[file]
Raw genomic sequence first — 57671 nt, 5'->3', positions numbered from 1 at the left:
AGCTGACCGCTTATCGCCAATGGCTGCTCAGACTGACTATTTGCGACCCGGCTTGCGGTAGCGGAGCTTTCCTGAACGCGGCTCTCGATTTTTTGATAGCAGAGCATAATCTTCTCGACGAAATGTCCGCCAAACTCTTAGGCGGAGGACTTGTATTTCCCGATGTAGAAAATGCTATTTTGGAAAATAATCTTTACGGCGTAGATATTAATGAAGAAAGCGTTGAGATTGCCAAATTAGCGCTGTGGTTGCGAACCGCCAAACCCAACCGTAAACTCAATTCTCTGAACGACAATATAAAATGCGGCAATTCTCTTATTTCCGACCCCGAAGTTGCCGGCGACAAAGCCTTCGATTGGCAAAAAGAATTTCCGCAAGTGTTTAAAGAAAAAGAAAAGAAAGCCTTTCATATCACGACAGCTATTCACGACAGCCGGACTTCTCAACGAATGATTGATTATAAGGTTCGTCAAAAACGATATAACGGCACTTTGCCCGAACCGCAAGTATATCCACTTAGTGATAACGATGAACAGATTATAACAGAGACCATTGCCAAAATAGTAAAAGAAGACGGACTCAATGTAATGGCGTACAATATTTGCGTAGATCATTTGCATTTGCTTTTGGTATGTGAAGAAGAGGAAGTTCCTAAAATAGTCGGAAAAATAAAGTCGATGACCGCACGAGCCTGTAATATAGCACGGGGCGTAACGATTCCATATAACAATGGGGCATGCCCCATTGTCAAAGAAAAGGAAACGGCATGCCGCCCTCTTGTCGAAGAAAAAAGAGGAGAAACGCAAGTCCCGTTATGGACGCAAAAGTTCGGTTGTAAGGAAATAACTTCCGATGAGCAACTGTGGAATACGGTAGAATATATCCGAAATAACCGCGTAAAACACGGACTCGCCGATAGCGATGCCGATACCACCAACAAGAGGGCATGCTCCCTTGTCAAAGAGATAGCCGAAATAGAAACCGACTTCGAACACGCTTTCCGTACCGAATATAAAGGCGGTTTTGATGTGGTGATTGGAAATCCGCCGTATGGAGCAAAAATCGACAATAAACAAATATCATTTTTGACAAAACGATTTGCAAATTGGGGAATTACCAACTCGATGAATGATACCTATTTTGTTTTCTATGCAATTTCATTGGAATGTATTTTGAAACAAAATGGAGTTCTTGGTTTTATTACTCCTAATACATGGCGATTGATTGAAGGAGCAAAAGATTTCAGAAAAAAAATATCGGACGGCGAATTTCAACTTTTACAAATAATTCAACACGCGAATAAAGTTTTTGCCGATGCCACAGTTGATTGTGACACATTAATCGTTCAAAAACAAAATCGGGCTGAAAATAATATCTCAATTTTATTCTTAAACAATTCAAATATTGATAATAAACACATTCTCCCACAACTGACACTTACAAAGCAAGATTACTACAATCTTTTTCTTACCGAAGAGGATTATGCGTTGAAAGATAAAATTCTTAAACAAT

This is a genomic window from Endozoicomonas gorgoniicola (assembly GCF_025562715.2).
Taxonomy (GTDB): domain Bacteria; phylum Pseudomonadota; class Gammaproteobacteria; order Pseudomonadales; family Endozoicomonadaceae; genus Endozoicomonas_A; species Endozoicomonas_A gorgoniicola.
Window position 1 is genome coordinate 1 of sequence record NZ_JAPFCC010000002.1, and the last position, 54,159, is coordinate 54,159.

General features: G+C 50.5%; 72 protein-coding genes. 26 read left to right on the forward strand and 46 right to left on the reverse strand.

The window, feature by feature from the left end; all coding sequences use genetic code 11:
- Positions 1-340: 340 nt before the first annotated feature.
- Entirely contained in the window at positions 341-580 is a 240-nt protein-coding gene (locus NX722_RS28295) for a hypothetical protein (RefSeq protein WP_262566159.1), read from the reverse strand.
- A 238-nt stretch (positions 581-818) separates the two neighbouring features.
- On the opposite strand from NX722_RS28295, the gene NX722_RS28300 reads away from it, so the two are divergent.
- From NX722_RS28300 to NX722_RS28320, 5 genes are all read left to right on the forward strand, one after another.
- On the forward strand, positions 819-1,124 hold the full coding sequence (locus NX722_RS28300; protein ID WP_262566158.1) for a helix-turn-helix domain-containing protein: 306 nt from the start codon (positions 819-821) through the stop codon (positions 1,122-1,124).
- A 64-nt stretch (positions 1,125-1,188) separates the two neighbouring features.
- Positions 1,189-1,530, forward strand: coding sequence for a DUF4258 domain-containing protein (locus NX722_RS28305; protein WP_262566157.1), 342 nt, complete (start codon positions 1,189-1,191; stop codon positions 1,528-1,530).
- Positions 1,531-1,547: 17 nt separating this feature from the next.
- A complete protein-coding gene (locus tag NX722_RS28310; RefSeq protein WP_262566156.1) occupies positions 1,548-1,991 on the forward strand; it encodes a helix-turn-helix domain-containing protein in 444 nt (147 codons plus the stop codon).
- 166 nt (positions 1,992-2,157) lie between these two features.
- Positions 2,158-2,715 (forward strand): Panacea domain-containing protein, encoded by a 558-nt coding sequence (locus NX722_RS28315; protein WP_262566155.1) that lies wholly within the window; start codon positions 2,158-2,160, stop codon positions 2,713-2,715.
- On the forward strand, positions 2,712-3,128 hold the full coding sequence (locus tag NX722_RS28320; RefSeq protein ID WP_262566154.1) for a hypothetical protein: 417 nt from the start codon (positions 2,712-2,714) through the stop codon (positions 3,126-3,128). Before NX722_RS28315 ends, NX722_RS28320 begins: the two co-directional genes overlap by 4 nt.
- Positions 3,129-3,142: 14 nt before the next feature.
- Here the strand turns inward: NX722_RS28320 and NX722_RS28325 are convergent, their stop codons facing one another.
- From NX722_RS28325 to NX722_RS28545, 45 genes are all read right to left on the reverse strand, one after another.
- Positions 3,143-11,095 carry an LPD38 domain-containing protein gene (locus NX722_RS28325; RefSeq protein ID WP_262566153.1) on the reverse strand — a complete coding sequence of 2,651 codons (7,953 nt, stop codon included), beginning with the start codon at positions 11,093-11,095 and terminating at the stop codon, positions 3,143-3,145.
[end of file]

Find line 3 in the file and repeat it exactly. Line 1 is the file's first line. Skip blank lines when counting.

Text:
This is a genomic window from Endozoicomonas gorgoniicola (assembly GCF_025562715.2).